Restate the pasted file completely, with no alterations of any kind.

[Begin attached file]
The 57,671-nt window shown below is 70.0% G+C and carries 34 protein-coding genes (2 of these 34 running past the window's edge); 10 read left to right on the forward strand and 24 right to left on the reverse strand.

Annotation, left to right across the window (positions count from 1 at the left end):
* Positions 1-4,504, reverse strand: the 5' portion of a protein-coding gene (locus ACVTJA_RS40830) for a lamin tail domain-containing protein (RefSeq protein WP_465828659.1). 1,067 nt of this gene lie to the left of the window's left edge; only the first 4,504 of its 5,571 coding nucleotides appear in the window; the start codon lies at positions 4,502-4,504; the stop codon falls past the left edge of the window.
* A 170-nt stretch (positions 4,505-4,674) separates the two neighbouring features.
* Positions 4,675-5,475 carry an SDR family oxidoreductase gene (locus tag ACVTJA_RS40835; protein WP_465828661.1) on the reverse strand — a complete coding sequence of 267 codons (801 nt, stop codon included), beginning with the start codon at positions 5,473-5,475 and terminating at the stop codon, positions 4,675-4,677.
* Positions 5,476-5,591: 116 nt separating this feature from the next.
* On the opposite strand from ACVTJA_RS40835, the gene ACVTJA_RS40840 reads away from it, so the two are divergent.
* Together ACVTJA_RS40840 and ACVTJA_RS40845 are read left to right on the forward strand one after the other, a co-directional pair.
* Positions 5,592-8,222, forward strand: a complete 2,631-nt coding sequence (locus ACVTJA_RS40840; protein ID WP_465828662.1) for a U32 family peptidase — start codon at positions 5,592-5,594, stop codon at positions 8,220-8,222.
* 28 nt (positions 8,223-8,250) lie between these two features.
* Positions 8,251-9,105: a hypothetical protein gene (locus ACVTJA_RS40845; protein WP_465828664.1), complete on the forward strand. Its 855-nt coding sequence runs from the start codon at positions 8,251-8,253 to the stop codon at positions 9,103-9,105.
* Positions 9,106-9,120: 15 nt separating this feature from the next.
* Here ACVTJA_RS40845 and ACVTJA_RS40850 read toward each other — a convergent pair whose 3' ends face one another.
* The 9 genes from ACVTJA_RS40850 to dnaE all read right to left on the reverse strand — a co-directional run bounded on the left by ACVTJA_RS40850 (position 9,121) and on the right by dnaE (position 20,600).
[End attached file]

The 57,671-nt window shown below is 70.0% G+C and carries 34 protein-coding genes (2 of these 34 running past the window's edge); 10 read left to right on the forward strand and 24 right to left on the reverse strand.

Annotation, left to right across the window (positions count from 1 at the left end):
* Positions 1-4,504, reverse strand: the 5' portion of a protein-coding gene (locus ACVTJA_RS40830) for a lamin tail domain-containing protein (RefSeq protein WP_465828659.1). 1,067 nt of this gene lie to the left of the window's left edge; only the first 4,504 of its 5,571 coding nucleotides appear in the window; the start codon lies at positions 4,502-4,504; the stop codon falls past the left edge of the window.
* A 170-nt stretch (positions 4,505-4,674) separates the two neighbouring features.
* Positions 4,675-5,475 carry an SDR family oxidoreductase gene (locus tag ACVTJA_RS40835; protein WP_465828661.1) on the reverse strand — a complete coding sequence of 267 codons (801 nt, stop codon included), beginning with the start codon at positions 5,473-5,475 and terminating at the stop codon, positions 4,675-4,677.
* Positions 5,476-5,591: 116 nt separating this feature from the next.
* On the opposite strand from ACVTJA_RS40835, the gene ACVTJA_RS40840 reads away from it, so the two are divergent.
* Together ACVTJA_RS40840 and ACVTJA_RS40845 are read left to right on the forward strand one after the other, a co-directional pair.
* Positions 5,592-8,222, forward strand: a complete 2,631-nt coding sequence (locus ACVTJA_RS40840; protein ID WP_465828662.1) for a U32 family peptidase — start codon at positions 5,592-5,594, stop codon at positions 8,220-8,222.
* 28 nt (positions 8,223-8,250) lie between these two features.
* Positions 8,251-9,105: a hypothetical protein gene (locus ACVTJA_RS40845; protein WP_465828664.1), complete on the forward strand. Its 855-nt coding sequence runs from the start codon at positions 8,251-8,253 to the stop codon at positions 9,103-9,105.
* Positions 9,106-9,120: 15 nt separating this feature from the next.
* Here ACVTJA_RS40845 and ACVTJA_RS40850 read toward each other — a convergent pair whose 3' ends face one another.
* The 9 genes from ACVTJA_RS40850 to dnaE all read right to left on the reverse strand — a co-directional run bounded on the left by ACVTJA_RS40850 (position 9,121) and on the right by dnaE (position 20,600).